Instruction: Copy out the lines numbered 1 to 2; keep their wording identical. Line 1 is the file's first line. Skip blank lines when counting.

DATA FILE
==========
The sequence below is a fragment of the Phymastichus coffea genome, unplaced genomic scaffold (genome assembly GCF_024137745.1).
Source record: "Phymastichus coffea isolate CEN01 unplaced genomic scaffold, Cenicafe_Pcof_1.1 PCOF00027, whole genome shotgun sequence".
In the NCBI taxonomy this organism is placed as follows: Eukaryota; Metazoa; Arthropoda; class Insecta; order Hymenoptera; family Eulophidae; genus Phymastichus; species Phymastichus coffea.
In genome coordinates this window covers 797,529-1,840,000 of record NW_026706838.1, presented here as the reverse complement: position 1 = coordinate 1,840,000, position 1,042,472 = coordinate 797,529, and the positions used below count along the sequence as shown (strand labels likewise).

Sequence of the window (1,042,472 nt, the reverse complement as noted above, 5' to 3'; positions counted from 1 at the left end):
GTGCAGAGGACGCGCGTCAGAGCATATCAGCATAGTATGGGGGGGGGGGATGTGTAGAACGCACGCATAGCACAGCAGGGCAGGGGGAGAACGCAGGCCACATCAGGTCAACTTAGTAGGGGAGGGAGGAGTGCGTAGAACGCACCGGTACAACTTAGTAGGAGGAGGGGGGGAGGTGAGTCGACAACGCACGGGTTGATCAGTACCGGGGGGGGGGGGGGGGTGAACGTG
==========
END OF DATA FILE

The sequence below is a fragment of the Phymastichus coffea genome, unplaced genomic scaffold (genome assembly GCF_024137745.1).
Source record: "Phymastichus coffea isolate CEN01 unplaced genomic scaffold, Cenicafe_Pcof_1.1 PCOF00027, whole genome shotgun sequence".